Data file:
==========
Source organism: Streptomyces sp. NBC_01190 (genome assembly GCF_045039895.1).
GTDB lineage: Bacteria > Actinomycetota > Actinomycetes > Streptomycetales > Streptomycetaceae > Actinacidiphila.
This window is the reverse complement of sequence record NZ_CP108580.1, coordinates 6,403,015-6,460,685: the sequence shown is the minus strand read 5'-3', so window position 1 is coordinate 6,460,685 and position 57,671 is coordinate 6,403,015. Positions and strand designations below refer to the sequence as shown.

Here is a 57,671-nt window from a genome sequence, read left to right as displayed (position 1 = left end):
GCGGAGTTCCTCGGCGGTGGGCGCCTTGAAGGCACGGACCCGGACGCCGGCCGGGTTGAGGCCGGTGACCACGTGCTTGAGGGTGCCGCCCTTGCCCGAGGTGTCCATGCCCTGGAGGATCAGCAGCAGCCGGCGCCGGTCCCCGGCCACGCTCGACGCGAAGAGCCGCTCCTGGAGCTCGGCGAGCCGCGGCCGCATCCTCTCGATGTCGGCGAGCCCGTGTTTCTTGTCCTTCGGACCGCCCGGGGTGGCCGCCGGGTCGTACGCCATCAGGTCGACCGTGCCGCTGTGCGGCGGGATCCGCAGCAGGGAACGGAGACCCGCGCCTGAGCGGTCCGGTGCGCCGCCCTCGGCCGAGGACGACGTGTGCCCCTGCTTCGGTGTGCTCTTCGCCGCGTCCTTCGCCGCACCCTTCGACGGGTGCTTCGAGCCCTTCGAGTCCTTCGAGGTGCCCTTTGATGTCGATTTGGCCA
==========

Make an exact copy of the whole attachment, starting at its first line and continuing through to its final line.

Source organism: Streptomyces sp. NBC_01190 (genome assembly GCF_045039895.1).
GTDB lineage: Bacteria > Actinomycetota > Actinomycetes > Streptomycetales > Streptomycetaceae > Actinacidiphila.
This window is the reverse complement of sequence record NZ_CP108580.1, coordinates 6,403,015-6,460,685: the sequence shown is the minus strand read 5'-3', so window position 1 is coordinate 6,460,685 and position 57,671 is coordinate 6,403,015. Positions and strand designations below refer to the sequence as shown.

Here is a 57,671-nt window from a genome sequence, read left to right as displayed (position 1 = left end):
GCGGAGTTCCTCGGCGGTGGGCGCCTTGAAGGCACGGACCCGGACGCCGGCCGGGTTGAGGCCGGTGACCACGTGCTTGAGGGTGCCGCCCTTGCCCGAGGTGTCCATGCCCTGGAGGATCAGCAGCAGCCGGCGCCGGTCCCCGGCCACGCTCGACGCGAAGAGCCGCTCCTGGAGCTCGGCGAGCCGCGGCCGCATCCTCTCGATGTCGGCGAGCCCGTGTTTCTTGTCCTTCGGACCGCCCGGGGTGGCCGCCGGGTCGTACGCCATCAGGTCGACCGTGCCGCTGTGCGGCGGGATCCGCAGCAGGGAACGGAGACCCGCGCCTGAGCGGTCCGGTGCGCCGCCCTCGGCCGAGGACGACGTGTGCCCCTGCTTCGGTGTGCTCTTCGCCGCGTCCTTCGCCGCACCCTTCGACGGGTGCTTCGAGCCCTTCGAGTCCTTCGAGGTGCCCTTTGATGTCGATTTGGCCA